On the one hand, this verse could cause us to bristle with indignation and resistance. How dare God think He can do whatever He sets His desire on in my life! Don’t I even have a say in what’s happening? We could then be like Job and complain out loud, “We can’t dispute what God does.” (Job 9:3) In other words, we can’t cross-examine God, quizzing Him on His motives. So in the end we could end up blaming God, bitter for what has happened in our life, and very unhappy. But if we look at this verse from the viewpoint of God’s sovereign control, we can then rest in His decisions. For even though we may often not understand, we can still trust that God will always accomplish His perfect plan and purpose in our life. Isaiah 55:11, a very familiar passage, reminds us, “So is My word that goes out from My mouth: It will not return to Me empty, but will accomplish what I desire and achieve the purpose for which I sent it.” The bottom line is…the Lord’s word, by which He governs history, always carries out His desires…perfectly timed, perfectly executed, perfectly perfect.
These verses give us a beautiful picture of the early Church. From meeting together daily in the Temple to praise and worship the Lord, to sharing meals together and celebrating the joy of the Lord in what they called Table Fellowship… the early Church was united with mutual love and concern one for another. And this kind of lovingkindness did not go unnoticed…for their Christ-like actions and attitudes spoke volumes to those unsaved watching them…”And the Lord added to their number daily.” So what can we take from these verses? Maybe the Church today needs to go back to the basics of the early Church, changing focus from building programs to building up people, from disunity and descension in the pews to unity, righteousness, peace, and joy within the walls…so that others may see our fruit and desire what we have.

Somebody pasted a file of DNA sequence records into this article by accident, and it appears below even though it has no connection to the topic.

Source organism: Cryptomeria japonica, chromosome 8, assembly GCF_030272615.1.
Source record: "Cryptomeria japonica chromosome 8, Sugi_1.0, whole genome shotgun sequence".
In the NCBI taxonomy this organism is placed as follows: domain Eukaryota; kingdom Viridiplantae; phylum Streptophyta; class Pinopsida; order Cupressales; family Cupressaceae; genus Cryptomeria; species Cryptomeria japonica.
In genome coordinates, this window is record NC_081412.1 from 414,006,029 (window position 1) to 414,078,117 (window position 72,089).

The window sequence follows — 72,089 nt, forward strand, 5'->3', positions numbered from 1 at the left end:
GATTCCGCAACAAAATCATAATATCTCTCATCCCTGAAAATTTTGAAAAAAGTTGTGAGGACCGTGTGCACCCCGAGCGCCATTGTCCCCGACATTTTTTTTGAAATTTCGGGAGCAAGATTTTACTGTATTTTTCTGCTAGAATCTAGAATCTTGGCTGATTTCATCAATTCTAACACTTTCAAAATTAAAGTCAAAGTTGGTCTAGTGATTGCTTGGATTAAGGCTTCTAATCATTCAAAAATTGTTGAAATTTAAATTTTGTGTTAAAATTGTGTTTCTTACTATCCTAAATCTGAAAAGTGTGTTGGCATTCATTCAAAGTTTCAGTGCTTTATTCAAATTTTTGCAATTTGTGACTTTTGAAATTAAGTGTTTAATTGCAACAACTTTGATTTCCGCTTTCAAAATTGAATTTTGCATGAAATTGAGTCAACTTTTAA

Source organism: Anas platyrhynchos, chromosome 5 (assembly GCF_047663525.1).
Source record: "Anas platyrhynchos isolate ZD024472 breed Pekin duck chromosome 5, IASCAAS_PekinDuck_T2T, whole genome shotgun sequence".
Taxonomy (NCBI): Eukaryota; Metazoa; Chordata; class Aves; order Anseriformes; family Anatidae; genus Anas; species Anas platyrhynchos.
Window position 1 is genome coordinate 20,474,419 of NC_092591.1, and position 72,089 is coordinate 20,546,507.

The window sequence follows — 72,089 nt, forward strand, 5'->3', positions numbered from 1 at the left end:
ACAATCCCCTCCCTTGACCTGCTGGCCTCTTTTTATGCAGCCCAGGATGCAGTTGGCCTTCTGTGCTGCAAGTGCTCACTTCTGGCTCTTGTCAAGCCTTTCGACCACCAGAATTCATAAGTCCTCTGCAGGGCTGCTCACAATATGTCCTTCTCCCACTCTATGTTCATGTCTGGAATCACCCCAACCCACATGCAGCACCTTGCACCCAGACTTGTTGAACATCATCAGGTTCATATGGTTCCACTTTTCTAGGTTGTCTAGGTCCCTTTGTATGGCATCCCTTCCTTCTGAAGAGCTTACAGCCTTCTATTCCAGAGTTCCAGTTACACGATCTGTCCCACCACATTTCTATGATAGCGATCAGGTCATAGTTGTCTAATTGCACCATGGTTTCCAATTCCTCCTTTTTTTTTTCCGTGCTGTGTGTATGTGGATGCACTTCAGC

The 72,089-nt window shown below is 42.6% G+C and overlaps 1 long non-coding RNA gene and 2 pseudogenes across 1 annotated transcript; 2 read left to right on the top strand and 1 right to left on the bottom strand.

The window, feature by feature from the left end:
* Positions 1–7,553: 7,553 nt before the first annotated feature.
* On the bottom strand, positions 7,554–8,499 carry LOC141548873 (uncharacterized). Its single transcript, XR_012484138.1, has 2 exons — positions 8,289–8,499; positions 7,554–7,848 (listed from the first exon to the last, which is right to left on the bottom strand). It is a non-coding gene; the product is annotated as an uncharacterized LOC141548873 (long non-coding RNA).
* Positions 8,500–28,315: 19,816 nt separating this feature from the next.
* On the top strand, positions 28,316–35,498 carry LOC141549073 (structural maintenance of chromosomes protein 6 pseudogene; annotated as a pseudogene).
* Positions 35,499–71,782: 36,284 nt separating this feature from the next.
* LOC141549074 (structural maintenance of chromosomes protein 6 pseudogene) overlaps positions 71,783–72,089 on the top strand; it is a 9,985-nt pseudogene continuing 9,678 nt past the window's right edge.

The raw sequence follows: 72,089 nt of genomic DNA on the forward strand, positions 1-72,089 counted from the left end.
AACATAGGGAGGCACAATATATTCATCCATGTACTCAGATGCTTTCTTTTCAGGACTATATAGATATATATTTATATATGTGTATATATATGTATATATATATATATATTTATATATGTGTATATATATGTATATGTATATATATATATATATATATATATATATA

” Righteousness and justice are the foundation of His throne.” (Psalm 97:2) In other words, the bedrock of God’s heavenly reign here on earth is honest and truthful, unswerving in adherence to His standard of fairness and divine judgment. God does not judge arbitrarily according to His whim. He never adjudicates His power in an unrestrained or tyrannical manner…that’s because God’s judgment is always fair…always full of integrity…always full of truth.
This verse boils down to one word…unbelief… and whether you’re a Christian or not, you need to be alert for the clever and cunning deception of the world today that will make you question the validity of the Gospel Message. Jesus Christ came preaching salvation for all, but many rejected Him, even though as a Son He spoke on behalf of his Father. He warned of the consequences of rejecting His divine and absolutely binding Word. But still even today people refuse to believe the truth and turn away from the Gospel. But it’s not just unbelief we need to be on guard against but also the subtle nature of deception that introduces doubt and reluctance that can be just as damaging in our life.
The only way to expel the darkness from your life and allow the light in, is to give yourself away. It’s too easy to become introspective and cut off from the world when distress and suffering comes into our lives. We tend to look inward, absorbed with our own thoughts and feelings, unaware of the poverty around us. And as depression and anxiety grows within us, so does the darkness…shrouding our way out of our misery. But it tells us here to give ourselves to the hopeless condition of others…taking our eyes off our own circumstances. The result is an attitude adjustment on our part….a renewed trust in the Lord, relying on His faithfulness to bring us through our trial…and an assurance that regardless of the challenge we’re going through, nothing will stop God’s plan and purpose from being put into effect for us or the people we’re helping. Darkness will give way to light, or as Isaiah 42:16 tells us, “I will lead the blind by ways they have not known, along unfamiliar paths I will guide them; I will turn the darkness into light before them and make the rough places smooth. These are the things I will do; I will not forsake them.”